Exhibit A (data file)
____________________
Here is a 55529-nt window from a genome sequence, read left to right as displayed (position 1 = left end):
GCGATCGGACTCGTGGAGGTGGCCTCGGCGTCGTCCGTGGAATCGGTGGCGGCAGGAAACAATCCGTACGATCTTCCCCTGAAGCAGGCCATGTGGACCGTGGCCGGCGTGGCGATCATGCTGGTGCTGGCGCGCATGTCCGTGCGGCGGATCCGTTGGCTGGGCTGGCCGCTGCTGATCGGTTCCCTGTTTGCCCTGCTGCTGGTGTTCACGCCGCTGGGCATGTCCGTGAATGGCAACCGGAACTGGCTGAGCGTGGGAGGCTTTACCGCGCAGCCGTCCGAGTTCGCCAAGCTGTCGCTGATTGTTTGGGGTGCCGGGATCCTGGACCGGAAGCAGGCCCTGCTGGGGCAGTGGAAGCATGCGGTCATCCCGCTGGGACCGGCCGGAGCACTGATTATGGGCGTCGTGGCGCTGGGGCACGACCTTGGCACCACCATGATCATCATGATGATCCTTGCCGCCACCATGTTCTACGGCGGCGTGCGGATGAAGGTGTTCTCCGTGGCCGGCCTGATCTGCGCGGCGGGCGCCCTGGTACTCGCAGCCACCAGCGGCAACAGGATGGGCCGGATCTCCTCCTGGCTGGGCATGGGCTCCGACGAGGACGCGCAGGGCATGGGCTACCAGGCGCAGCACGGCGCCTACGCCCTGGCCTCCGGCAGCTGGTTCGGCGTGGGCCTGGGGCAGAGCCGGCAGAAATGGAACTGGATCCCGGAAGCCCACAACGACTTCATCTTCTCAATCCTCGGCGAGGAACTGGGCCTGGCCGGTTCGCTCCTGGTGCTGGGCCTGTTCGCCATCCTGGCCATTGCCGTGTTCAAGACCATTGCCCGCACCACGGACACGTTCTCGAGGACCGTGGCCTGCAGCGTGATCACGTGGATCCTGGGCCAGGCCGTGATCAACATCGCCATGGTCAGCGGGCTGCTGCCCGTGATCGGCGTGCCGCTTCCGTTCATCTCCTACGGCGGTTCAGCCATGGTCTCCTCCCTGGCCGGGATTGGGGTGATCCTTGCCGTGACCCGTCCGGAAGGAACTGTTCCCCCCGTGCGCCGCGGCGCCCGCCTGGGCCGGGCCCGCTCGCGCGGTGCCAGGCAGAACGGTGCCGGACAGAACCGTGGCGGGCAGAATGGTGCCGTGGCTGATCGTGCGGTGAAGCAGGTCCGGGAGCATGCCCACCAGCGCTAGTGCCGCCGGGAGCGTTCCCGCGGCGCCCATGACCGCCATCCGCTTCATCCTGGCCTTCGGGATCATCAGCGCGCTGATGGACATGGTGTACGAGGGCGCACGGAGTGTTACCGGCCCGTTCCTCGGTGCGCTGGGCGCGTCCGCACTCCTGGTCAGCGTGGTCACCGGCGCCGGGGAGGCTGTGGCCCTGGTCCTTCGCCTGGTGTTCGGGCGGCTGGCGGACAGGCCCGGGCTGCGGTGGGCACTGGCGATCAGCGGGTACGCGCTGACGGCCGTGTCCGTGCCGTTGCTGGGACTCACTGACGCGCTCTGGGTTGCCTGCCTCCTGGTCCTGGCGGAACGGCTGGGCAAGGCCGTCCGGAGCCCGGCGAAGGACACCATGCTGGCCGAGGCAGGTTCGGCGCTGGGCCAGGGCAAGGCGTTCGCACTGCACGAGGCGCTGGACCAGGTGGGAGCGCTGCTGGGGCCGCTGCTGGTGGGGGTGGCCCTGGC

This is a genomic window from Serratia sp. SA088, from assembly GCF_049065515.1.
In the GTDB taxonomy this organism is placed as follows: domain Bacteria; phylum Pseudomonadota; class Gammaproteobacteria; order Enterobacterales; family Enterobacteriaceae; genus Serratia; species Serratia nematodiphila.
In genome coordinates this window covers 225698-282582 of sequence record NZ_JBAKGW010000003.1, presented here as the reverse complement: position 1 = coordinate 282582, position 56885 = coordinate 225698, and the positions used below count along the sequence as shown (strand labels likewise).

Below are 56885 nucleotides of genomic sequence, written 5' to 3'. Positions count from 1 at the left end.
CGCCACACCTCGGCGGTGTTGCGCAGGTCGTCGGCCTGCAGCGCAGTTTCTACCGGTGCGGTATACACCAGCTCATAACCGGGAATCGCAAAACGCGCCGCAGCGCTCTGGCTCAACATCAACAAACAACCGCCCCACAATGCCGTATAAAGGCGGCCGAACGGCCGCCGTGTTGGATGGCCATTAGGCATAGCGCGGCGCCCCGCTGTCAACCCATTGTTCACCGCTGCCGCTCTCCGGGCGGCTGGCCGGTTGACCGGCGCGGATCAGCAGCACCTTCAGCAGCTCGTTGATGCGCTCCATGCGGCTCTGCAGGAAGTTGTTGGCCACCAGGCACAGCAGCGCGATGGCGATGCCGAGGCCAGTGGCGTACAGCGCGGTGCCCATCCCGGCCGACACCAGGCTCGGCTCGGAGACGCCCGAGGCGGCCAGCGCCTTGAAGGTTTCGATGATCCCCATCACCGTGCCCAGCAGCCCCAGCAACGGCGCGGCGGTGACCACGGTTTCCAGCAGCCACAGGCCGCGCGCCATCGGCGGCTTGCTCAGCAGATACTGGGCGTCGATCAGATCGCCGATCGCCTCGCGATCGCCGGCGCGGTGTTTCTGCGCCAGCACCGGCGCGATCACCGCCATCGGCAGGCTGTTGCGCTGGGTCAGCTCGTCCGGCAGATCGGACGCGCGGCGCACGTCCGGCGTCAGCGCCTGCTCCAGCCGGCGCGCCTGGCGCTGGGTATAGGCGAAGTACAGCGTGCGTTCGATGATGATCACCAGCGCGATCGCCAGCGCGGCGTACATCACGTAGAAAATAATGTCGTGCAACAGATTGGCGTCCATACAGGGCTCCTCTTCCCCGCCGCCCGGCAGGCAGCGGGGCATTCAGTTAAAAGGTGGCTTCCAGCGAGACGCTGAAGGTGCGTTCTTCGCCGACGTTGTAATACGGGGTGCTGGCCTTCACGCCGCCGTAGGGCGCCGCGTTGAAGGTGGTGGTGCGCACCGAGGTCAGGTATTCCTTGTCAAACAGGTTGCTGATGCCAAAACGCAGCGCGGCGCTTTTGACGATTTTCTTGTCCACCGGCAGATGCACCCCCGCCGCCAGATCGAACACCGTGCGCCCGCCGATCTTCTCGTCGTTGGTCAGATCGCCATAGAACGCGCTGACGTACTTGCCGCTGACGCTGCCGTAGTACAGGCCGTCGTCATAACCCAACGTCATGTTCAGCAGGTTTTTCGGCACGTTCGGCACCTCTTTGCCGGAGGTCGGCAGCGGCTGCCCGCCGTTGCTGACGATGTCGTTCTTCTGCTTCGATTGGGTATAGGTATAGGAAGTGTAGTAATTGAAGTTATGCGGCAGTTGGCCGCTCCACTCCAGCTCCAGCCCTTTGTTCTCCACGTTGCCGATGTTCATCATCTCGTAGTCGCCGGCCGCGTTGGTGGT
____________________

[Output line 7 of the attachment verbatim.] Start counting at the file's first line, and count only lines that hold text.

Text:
CGCCACACCTCGGCGGTGTTGCGCAGGTCGTCGGCCTGCAGCGCAGTTTCTACCGGTGCGGTATACACCAGCTCATAACCGGGAATCGCAAAACGCGCCGCAGCGCTCTGGCTCAACATCAACAAACAACCGCCCCACAATGCCGTATAAAGGCGGCCGAACGGCCGCCGTGTTGGATGGCCATTAGGCATAGCGCGGCGCCCCGCTGTCAACCCATTGTTCACCGCTGCCGCTCTCCGGGCGGCTGGCCGGTTGACCGGCGCGGATCAGCAGCACCTTCAGCAGCTCGTTGATGCGCTCCATGCGGCTCTGCAGGAAGTTGTTGGCCACCAGGCACAGCAGCGCGATGGCGATGCCGAGGCCAGTGGCGTACAGCGCGGTGCCCATCCCGGCCGACACCAGGCTCGGCTCGGAGACGCCCGAGGCGGCCAGCGCCTTGAAGGTTTCGATGATCCCCATCACCGTGCCCAGCAGCCCCAGCAACGGCGCGGCGGTGACCACGGTTTCCAGCAGCCACAGGCCGCGCGCCATCGGCGGCTTGCTCAGCAGATACTGGGCGTCGATCAGATCGCCGATCGCCTCGCGATCGCCGGCGCGGTGTTTCTGCGCCAGCACCGGCGCGATCACCGCCATCGGCAGGCTGTTGCGCTGGGTCAGCTCGTCCGGCAGATCGGACGCGCGGCGCACGTCCGGCGTCAGCGCCTGCTCCAGCCGGCGCGCCTGGCGCTGGGTATAGGCGAAGTACAGCGTGCGTTCGATGATGATCACCAGCGCGATCGCCAGCGCGGCGTACATCACGTAGAAAATAATGTCGTGCAACAGATTGGCGTCCATACAGGGCTCCTCTTCCCCGCCGCCCGGCAGGCAGCGGGGCATTCAGTTAAAAGGTGGCTTCCAGCGAGACGCTGAAGGTGCGTTCTTCGCCGACGTTGTAATACGGGGTGCTGGCCTTCACGCCGCCGTAGGGCGCCGCGTTGAAGGTGGTGGTGCGCACCGAGGTCAGGTATTCCTTGTCAAACAGGTTGCTGATGCCAAAACGCAGCGCGGCGCTTTTGACGATTTTCTTGTCCACCGGCAGATGCACCCCCGCCGCCAGATCGAACACCGTGCGCCCGCCGATCTTCTCGTCGTTGGTCAGATCGCCATAGAACGCGCTGACGTACTTGCCGCTGACGCTGCCGTAGTACAGGCCGTCGTCATAACCCAACGTCATGTTCAGCAGGTTTTTCGGCACGTTCGGCACCTCTTTGCCGGAGGTCGGCAGCGGCTGCCCGCCGTTGCTGACGATGTCGTTCTTCTGCTTCGATTGGGTATAGGTATAGGAAGTGTAGTAATTGAAGTTATGCGGCAGTTGGCCGCTCCACTCCAGCTCCAGCCCTTTGTTCTCCACGTTGCCGATGTTCATCATCTCGTAGTCGCCGGCCGCGTTGGTGGT